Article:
Investigation of the electrical behavior of some textile materials

Investigation of the electrical behavior of some textile materials

ARTICLE IN PRESS Journal of Electrostatics 65 (2007) 162–167 www.elsevier.com/locate/elstat Investigation of the electrical behavior of some textile...

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ARTICLE IN PRESS

Journal of Electrostatics 65 (2007) 162–167 www.elsevier.com/locate/elstat

Investigation of the electrical behavior of some textile materials Koviljka A. Asanovica, Tatjana A. Mihajlidia, Svetlana V. Milosavljevica, Dragana D. Cerovicb,, Jablan R. Dojcilovicc a

Department of Textile Engineering, Faculty of Technology and Metallurgy, Karnegijeva 4, 11000 Belgrade, Serbia and Montenegro b Advanced Technical Textile School, Starine Novaka 24, 11000 Belgrade, Serbia and Montenegro c Faculty of Physics, Akademski trg 16, 11000 Belgrade, Serbia and Montenegro Received 23 July 2005; received in revised form 5 February 2006; accepted 12 July 2006 Available online 31 August 2006

Abstract Some electrophysical properties of textile samples having different forms and raw material compositions were studied. For determining the electric resistance, a measuring device, based on the measurement of direct current through textile samples, was developed. The dielectric loss tangents and relative dielectric permeabilities were measured for some of the textile samples tested. The dielectric properties were measured using specially designed capacitance cells. r 2006 Elsevier B.V. All rights reserved. Keywords: Measurement of electrophysical properties; Textile materials; Electric resistance; Dielectric properties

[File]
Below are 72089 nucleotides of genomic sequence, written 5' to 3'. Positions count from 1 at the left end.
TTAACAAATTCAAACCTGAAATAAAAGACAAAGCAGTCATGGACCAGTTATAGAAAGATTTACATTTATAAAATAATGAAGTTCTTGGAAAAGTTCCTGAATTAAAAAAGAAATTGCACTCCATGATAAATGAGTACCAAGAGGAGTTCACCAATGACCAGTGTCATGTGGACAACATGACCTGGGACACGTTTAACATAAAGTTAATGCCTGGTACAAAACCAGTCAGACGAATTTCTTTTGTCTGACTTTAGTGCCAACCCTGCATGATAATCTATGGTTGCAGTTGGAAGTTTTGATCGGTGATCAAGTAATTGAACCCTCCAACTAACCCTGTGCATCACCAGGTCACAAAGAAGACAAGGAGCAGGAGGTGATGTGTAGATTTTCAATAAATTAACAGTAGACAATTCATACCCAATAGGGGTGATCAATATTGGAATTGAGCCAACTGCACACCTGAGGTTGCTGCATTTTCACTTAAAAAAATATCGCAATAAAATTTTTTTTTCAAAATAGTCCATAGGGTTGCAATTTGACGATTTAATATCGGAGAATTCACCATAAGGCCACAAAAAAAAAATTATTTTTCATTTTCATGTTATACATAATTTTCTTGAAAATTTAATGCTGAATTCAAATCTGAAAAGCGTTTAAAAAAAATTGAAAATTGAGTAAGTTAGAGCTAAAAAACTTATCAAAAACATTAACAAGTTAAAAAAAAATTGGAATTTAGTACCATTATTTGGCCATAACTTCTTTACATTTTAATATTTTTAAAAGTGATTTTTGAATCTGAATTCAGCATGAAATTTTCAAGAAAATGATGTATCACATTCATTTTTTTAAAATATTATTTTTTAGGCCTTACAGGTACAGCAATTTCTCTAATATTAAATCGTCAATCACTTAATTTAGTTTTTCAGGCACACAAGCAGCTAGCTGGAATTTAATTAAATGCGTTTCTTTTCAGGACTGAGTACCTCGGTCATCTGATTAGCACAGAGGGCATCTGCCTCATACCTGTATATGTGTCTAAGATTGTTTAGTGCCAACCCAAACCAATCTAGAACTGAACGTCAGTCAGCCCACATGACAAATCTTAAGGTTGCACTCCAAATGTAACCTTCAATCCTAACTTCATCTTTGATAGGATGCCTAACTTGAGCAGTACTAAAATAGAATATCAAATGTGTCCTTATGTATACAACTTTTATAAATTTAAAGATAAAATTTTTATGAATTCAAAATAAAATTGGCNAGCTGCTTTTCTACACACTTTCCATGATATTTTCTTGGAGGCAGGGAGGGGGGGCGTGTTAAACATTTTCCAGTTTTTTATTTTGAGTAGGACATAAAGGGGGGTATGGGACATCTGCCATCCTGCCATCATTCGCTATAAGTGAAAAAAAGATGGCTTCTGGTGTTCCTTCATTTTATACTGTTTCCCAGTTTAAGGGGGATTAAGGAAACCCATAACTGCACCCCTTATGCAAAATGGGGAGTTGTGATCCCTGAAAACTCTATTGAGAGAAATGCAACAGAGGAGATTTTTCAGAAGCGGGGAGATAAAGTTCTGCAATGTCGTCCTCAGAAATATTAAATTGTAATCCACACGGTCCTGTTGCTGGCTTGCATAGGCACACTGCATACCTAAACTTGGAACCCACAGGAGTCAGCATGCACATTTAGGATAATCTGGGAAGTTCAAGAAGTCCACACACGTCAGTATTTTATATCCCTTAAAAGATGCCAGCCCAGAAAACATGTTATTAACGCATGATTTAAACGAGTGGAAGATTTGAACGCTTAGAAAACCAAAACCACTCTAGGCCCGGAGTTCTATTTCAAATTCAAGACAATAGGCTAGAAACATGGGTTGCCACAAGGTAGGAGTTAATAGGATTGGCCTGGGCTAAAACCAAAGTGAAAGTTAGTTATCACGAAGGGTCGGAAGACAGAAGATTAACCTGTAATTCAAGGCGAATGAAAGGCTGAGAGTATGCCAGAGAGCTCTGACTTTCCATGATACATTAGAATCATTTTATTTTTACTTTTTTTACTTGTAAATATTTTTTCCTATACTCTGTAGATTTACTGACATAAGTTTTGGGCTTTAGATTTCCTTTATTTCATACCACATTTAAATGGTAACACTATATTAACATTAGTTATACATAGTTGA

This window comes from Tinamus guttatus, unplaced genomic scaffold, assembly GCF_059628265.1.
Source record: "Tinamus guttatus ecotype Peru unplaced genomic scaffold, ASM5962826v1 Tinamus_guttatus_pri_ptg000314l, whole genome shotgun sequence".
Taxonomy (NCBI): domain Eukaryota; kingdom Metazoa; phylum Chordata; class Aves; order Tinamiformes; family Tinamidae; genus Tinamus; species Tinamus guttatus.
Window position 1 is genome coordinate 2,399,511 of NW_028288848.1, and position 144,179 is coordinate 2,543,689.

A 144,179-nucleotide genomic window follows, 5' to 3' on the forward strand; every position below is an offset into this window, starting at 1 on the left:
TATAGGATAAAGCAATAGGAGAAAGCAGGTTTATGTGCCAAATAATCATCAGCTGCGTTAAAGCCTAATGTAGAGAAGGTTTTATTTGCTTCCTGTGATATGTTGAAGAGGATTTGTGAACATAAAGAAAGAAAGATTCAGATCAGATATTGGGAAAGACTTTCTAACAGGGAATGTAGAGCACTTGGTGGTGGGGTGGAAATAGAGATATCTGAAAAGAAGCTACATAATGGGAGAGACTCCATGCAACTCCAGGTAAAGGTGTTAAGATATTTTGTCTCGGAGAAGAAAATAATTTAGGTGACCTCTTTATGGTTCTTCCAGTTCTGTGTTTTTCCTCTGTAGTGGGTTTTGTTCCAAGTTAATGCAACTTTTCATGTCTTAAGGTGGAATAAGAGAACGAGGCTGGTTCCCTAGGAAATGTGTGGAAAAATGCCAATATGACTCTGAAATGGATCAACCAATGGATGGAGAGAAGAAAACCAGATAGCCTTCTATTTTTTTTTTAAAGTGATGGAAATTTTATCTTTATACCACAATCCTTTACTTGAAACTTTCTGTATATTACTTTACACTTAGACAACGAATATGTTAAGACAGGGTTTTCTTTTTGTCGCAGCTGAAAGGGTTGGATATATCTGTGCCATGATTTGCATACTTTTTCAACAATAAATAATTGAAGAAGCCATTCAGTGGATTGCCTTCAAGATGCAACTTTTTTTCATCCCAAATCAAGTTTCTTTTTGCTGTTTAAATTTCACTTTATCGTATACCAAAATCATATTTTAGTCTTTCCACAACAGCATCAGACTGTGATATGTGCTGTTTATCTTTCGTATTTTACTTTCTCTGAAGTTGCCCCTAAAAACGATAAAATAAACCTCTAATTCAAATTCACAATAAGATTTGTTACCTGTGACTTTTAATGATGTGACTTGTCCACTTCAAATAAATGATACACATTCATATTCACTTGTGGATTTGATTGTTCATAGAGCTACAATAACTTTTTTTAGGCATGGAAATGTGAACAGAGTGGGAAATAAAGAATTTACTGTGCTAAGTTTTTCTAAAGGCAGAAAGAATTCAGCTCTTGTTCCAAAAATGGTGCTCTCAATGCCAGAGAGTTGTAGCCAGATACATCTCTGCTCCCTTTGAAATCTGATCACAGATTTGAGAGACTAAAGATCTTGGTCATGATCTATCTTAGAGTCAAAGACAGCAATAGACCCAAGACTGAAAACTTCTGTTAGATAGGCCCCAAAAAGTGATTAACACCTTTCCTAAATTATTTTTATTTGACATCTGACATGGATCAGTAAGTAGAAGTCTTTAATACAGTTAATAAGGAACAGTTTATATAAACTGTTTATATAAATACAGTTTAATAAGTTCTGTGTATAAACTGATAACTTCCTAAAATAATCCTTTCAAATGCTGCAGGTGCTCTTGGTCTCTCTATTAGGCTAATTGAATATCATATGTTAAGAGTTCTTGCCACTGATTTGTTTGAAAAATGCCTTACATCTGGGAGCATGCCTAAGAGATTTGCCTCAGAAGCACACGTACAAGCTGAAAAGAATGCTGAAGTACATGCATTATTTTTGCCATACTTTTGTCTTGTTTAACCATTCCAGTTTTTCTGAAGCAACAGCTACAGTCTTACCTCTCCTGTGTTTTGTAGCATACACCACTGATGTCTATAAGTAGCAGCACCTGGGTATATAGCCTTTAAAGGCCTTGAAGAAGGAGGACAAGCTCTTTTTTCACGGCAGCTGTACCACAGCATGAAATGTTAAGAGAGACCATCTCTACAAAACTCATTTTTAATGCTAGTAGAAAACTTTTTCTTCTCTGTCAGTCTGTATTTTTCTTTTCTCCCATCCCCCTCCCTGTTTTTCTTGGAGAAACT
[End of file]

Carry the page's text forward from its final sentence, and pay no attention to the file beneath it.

1. Introduction Textile materials are in continuous contact with other textile materials, as well as with parts of machine devices during the manufacturing process or, finally, with consumer bodies during use. The electric resistance of textile materials is usually very high. Also, unfavorable effects, caused by static electricity, occur during utilization. Some of these effects include increased dirt, cleaning problems, as well as sticking to textile fabrics and human bodies, which may cause an unpleasant feeling, an increase of pilling (the tendency of materials to form on their surface rolled-up ends of fibers). Some physiological disturbances, the mechanisms of which have not yet been definitely solved, may also occur, although pathological reactions of the nervous system, heart and blood vessels occurring in the presence of sufficiently high values of positive charges have been, suggested [1–4]. Therefore, the fight against electrostatic charge is an important task in the textile industry, especially when synthetic textile fabrics with extremely high electric resistances are considered.